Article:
Ottawa— The Harper Government will be introducing legislation in the coming days to enhance the Universal Child Care Benefit that, they say, will “put money back in the pockets of hard-working Canadian families.”
Under the proposed enhancements to the Universal Child Care Benefit, families would receive almost $2,000 per year for each child under 6 and $720 per year for each child aged 6 through 17. The new benefit amounts would be retroactive to January 1, 2015 and reflected in monthly payments to recipients in July 2015.
Pierre Poilievre, Minister of Employment and Social Development, and the Honourable Candice Bergen, Minister of State for Social Development, announced the changes this week.
Further changes announced include:
- The Family Tax Cut: a non-refundable credit of up to $2,000 for couples with children under the age of 18, effective as of the 2014 tax year.
- Doubling the Children’s Fitness Tax Credit: a tax credit that may be claimed by families whose children participated in an eligible program of physical activity. As of the 2014 taxation year, families may be able to claim up to $1,000 per child in eligible expenses, and the credit will be made refundable as of the 2015 taxation year, which will increase benefits to low-income families.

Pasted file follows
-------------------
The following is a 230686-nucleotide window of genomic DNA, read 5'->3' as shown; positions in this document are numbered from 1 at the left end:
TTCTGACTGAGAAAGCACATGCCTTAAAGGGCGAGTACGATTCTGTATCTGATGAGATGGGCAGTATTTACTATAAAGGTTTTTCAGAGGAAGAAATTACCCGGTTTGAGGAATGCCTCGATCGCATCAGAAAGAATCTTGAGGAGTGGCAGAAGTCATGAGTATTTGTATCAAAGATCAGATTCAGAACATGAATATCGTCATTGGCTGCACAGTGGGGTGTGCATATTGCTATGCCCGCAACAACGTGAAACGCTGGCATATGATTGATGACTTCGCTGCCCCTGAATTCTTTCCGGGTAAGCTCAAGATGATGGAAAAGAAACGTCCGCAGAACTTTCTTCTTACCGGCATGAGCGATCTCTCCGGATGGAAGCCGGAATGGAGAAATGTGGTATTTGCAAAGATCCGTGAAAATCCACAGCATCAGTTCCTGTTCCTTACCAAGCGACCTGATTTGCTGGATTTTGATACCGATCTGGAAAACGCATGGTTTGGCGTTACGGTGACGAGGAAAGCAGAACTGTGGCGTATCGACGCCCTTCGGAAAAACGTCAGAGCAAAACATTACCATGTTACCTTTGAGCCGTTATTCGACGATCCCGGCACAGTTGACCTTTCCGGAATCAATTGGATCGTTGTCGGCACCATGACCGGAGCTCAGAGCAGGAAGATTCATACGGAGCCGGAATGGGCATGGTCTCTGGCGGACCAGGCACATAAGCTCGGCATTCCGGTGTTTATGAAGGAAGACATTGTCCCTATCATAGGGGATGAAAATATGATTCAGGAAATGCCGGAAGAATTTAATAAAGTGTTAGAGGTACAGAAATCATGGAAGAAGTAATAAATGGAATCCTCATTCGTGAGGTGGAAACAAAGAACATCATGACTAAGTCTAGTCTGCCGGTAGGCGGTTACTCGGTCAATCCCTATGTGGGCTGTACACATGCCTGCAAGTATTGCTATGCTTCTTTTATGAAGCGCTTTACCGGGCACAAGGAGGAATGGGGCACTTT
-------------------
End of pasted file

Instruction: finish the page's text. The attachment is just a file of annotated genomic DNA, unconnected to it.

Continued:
- The Child Care Expenses Deduction: the maximum dollar limits that can be claimed will increase by $1,000 starting in the 2015 tax year—from $7,000 to $8,000 for children under 7; from $4,000 to $5,000 for children aged 7 through 16; and from $10,000 to $11,000 for children who are eligible for the Disability Tax Credit.
“Our Government is focused on helping Canadian families make ends meet by keeping more of their hard-earned money in their own pockets. If you’ve got kids under 18, you qualify for the enhanced Universal Child Care Benefit. Period. It doesn’t matter how much you make or the type of child care you choose. That’s Canada’s low-tax plan for families,” said Poilievre.